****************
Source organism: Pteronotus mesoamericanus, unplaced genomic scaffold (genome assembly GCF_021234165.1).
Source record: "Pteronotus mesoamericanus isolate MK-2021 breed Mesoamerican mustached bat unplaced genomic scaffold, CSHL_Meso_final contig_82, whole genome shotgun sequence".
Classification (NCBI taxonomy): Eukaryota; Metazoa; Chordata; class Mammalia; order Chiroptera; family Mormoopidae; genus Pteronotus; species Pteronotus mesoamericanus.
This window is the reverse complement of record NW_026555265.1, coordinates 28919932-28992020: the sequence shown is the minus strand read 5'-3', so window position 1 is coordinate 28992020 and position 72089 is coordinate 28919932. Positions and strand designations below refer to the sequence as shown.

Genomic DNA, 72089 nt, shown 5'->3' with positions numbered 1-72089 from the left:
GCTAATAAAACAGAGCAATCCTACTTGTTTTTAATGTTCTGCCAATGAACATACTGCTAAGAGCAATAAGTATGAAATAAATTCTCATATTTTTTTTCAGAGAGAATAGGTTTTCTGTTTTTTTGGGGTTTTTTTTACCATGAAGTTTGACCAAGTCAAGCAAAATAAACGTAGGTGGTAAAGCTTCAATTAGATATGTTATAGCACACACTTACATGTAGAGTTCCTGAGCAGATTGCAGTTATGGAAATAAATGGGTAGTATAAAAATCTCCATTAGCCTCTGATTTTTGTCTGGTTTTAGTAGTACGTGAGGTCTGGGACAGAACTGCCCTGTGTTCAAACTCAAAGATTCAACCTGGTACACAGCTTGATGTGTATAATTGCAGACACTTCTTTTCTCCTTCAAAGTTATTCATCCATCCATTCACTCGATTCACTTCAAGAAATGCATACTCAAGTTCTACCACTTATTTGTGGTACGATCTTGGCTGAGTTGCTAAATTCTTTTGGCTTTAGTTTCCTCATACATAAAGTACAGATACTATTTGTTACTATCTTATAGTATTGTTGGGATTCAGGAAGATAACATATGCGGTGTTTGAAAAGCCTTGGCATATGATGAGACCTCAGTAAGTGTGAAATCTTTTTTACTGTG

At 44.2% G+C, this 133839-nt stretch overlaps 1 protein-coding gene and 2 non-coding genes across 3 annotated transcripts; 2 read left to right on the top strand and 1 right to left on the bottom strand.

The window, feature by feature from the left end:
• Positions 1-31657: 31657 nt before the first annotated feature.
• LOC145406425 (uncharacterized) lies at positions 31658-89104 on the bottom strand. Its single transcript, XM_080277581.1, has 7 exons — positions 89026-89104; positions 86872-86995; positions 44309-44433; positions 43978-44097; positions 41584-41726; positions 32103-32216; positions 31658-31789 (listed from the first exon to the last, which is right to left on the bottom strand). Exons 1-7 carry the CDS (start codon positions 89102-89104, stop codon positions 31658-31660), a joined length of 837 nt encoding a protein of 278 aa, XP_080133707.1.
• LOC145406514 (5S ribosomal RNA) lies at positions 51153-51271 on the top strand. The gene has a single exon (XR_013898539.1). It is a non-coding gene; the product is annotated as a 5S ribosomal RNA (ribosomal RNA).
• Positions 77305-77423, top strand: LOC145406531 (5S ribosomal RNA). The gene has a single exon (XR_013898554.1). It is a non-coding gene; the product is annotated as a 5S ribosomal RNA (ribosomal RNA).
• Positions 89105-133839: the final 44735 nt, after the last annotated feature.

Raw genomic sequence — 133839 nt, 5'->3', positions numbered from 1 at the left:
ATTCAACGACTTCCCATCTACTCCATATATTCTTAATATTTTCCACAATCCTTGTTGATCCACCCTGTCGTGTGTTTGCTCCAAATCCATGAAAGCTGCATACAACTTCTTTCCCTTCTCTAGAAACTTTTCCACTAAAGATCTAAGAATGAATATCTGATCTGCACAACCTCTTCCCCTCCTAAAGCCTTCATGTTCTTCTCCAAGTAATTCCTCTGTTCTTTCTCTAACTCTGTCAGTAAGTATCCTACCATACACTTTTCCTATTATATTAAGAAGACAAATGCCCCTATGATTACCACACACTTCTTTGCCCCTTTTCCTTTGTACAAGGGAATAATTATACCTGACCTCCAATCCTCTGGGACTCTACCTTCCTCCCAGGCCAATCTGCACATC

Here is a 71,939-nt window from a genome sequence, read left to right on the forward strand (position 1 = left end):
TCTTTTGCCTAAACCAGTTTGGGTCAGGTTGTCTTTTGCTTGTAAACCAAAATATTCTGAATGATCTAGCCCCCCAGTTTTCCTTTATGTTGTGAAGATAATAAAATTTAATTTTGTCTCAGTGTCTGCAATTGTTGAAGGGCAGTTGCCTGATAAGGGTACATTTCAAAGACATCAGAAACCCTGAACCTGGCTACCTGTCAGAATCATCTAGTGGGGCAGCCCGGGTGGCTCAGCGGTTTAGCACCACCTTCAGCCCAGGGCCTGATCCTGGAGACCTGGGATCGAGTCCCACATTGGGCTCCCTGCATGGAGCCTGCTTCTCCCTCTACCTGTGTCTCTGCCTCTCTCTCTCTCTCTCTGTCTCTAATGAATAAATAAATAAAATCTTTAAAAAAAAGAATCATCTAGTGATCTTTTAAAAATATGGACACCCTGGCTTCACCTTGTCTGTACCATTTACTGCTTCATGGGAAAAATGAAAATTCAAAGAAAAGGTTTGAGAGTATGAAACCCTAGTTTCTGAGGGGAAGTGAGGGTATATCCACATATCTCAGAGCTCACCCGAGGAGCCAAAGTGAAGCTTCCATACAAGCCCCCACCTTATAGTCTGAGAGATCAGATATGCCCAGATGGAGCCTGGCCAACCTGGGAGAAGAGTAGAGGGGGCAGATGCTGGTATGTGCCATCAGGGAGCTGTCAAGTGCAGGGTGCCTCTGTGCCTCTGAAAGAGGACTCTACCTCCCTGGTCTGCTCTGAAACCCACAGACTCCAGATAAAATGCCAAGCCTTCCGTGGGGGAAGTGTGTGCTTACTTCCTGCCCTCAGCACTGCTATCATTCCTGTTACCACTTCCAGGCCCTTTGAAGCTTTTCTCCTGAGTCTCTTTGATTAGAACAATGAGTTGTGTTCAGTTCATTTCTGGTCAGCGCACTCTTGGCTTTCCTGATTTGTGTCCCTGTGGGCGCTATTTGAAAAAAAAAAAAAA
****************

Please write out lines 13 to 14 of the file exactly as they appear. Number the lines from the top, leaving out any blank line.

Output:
• Positions 89105-133839: the final 44735 nt, after the last annotated feature.

Raw genomic sequence — 133839 nt, 5'->3', positions numbered from 1 at the left: